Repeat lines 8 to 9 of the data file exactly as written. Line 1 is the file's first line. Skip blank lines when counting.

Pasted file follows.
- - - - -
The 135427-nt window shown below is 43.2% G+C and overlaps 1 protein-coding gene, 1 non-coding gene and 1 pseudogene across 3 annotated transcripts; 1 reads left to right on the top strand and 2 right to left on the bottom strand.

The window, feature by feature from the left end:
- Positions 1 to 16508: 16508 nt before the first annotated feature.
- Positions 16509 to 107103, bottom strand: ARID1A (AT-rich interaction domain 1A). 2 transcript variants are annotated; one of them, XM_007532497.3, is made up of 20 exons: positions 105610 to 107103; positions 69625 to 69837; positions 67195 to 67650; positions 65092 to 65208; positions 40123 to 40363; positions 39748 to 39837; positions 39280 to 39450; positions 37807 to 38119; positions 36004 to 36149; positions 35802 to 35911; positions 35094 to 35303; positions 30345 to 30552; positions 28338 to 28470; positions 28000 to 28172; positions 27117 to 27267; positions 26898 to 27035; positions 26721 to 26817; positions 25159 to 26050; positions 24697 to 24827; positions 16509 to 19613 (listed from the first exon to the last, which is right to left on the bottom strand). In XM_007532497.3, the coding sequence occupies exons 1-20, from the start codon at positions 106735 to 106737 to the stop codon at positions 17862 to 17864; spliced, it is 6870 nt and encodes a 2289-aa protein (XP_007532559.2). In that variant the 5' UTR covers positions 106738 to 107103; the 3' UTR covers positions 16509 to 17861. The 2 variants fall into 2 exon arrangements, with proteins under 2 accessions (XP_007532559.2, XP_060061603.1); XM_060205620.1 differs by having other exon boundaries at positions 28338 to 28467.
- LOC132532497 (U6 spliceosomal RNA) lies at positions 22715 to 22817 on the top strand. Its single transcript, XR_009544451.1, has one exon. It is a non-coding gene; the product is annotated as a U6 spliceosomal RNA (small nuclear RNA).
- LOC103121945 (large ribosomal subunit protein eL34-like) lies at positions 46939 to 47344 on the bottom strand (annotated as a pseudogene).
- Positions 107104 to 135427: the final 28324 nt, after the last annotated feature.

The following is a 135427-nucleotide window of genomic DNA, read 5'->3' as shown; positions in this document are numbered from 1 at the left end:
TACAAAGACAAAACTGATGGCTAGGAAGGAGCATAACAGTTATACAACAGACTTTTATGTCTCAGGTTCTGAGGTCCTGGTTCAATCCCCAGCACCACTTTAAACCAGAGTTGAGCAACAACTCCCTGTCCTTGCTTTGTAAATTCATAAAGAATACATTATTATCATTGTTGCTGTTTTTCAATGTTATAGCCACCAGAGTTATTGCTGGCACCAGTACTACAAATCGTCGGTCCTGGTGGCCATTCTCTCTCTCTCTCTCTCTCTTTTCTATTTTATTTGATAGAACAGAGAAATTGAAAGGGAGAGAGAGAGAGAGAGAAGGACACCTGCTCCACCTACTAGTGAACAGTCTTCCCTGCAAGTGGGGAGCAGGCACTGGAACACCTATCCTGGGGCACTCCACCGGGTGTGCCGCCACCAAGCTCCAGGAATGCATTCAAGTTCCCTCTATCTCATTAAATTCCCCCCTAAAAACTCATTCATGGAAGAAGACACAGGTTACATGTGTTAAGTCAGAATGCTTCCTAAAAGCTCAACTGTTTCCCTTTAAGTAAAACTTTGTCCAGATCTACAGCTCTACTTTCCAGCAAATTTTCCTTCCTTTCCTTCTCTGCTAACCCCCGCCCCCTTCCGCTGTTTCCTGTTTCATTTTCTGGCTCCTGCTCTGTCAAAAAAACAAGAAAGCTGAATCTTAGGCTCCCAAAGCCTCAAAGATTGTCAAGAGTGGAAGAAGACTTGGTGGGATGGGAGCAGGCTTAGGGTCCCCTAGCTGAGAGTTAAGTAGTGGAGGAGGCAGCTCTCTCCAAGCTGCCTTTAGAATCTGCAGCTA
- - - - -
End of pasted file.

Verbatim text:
The following is a 135427-nucleotide window of genomic DNA, read 5'->3' as shown; positions in this document are numbered from 1 at the left end:
TACAAAGACAAAACTGATGGCTAGGAAGGAGCATAACAGTTATACAACAGACTTTTATGTCTCAGGTTCTGAGGTCCTGGTTCAATCCCCAGCACCACTTTAAACCAGAGTTGAGCAACAACTCCCTGTCCTTGCTTTGTAAATTCATAAAGAATACATTATTATCATTGTTGCTGTTTTTCAATGTTATAGCCACCAGAGTTATTGCTGGCACCAGTACTACAAATCGTCGGTCCTGGTGGCCATTCTCTCTCTCTCTCTCTCTCTTTTCTATTTTATTTGATAGAACAGAGAAATTGAAAGGGAGAGAGAGAGAGAGAGAAGGACACCTGCTCCACCTACTAGTGAACAGTCTTCCCTGCAAGTGGGGAGCAGGCACTGGAACACCTATCCTGGGGCACTCCACCGGGTGTGCCGCCACCAAGCTCCAGGAATGCATTCAAGTTCCCTCTATCTCATTAAATTCCCCCCTAAAAACTCATTCATGGAAGAAGACACAGGTTACATGTGTTAAGTCAGAATGCTTCCTAAAAGCTCAACTGTTTCCCTTTAAGTAAAACTTTGTCCAGATCTACAGCTCTACTTTCCAGCAAATTTTCCTTCCTTTCCTTCTCTGCTAACCCCCGCCCCCTTCCGCTGTTTCCTGTTTCATTTTCTGGCTCCTGCTCTGTCAAAAAAACAAGAAAGCTGAATCTTAGGCTCCCAAAGCCTCAAAGATTGTCAAGAGTGGAAGAAGACTTGGTGGGATGGGAGCAGGCTTAGGGTCCCCTAGCTGAGAGTTAAGTAGTGGAGGAGGCAGCTCTCTCCAAGCTGCCTTTAGAATCTGCAGCTA